As we scaffold our children’s rising build our blueprint as parents can often be out of date, or jars / conflicts with that of our partners, particularly in these times of rising difficulties with mental health in children, and this is where challenges can occur.

For example, when our child struggles to manage their emotions and we approach their outburst by acknowledging their emotion, and being compassionate, whilst our partner believes this panders and indulges a child who needs firmer boundaries.

Our child’s house build needs one clear blueprint.

Communication between partners is so important when it comes to raising children. This is why the Sunday family meetings are so important. They are opportunities to get back on the same page with the way you parent and how you are both responding to situations. Sunday family meetings are an opportunity to reflect, then tweak and refine.

Lay a solid Foundation – when we lay the foundations, the concrete should be made up of a mixture of emotional availability, positive reinforcement, clear messaging, and consistent rules.

In short, children need to know we are emotionally available to them, always, whilst applying consistent rules.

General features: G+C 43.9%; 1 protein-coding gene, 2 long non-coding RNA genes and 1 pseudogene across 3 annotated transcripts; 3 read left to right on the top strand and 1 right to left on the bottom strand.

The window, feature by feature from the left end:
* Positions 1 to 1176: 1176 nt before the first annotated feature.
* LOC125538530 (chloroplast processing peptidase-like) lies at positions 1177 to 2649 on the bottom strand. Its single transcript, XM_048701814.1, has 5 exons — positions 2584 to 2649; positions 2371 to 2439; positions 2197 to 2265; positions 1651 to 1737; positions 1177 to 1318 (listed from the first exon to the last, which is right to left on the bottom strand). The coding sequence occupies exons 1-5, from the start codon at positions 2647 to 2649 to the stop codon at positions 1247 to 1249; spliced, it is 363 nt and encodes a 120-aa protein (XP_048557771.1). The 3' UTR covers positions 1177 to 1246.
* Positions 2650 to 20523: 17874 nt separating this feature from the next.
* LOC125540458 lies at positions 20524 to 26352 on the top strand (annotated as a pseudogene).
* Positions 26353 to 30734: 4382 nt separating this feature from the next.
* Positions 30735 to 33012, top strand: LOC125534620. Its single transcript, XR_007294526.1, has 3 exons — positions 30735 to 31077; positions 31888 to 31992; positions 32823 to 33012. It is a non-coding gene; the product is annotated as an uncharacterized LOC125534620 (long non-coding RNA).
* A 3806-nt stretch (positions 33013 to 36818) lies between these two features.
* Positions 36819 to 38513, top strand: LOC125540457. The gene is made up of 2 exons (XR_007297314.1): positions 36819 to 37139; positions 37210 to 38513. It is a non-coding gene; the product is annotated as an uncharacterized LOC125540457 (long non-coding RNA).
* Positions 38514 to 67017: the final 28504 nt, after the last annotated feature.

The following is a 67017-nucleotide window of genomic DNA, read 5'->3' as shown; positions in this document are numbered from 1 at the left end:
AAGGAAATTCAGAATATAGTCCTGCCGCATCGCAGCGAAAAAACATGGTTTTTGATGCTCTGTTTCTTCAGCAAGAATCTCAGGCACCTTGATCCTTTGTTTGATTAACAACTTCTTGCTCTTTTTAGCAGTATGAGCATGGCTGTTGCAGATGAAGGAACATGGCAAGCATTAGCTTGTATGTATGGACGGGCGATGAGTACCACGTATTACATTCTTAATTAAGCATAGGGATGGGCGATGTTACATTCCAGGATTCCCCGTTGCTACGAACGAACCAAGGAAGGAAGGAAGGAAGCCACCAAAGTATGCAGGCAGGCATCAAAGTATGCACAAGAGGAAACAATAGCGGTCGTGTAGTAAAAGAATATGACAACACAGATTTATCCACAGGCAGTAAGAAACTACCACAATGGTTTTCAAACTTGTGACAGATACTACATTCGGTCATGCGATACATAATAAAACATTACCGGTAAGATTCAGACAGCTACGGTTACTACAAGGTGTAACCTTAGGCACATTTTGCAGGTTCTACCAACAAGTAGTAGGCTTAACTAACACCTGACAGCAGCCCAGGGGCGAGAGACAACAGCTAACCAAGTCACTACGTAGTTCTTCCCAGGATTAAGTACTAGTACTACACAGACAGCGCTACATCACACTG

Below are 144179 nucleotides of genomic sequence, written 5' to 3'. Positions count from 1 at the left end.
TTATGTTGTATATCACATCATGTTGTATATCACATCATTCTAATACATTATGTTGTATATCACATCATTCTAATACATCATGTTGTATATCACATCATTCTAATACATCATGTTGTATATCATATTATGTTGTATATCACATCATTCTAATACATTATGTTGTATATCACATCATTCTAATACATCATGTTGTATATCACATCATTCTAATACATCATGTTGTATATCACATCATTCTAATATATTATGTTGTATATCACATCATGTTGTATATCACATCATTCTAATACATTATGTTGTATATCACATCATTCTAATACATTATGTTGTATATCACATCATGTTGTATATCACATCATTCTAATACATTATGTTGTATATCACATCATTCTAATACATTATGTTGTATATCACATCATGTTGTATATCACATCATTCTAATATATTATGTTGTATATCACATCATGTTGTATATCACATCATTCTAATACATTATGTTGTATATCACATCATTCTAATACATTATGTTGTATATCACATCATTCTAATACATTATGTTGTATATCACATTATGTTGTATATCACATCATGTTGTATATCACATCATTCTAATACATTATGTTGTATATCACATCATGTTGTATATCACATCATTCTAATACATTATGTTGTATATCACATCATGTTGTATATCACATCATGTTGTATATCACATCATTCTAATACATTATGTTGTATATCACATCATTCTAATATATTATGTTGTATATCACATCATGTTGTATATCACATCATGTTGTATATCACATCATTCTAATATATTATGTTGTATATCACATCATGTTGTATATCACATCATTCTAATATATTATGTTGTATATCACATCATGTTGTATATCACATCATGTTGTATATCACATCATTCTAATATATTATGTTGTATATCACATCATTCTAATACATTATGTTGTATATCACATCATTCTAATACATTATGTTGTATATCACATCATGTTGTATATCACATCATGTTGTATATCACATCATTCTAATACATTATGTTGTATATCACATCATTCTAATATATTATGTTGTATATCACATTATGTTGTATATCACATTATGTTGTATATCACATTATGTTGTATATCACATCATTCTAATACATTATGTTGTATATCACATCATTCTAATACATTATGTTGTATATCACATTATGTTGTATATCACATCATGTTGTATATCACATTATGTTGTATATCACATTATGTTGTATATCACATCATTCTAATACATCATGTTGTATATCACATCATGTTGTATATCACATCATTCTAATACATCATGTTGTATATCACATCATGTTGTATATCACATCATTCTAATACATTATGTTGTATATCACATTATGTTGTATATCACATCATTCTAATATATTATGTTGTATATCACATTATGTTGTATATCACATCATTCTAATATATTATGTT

This combination provides the framework for the building to rise strong. Consistency in the application of your family values, placed within the context of our children’s ever widening world community best prepares them for life when they leave home.

I say this repeatedly; we are only custodians of our children for a period of time.

Our whole purpose as parents is to teach our children our set of family values so they can go off into the world and make good choices, which most of the time they will. However, there will be times they will make some monumentally poor choices, and we need to be there to catch them and not shame them.

We have to just trust that they’re going to make the right choices, for them, because we put all the work into the foundations, scaffolding within the context of emotional availability.

 

 

It has never been harder to parent.

In a world of immediate gratification, constant distraction, comparisons, and overwhelming pressure not only on our children but on us too as their parents, it is easy to think others have it all sorted. The stark reality is we are all fumbling in the dark at times. There are days when we feel we have absolutely nailed it as a parent, only to find the next day we feel as though we have walked into a disaster movie!

I, for one, have found the journey of being a parent a bit of a rollercoaster at times. Yet I have always taken comfort by surrounding myself with a network of friends I can be entirely honest with. Whilst my own children are long past the years of tantrums, I am learning each and every day to step back as they now make their own adult choices. Their houses looks completely different to mine, and each others, but they are their homes.

I now have to be content with knowing I can visit any time – and maybe bring with me the odd scatter cushion?????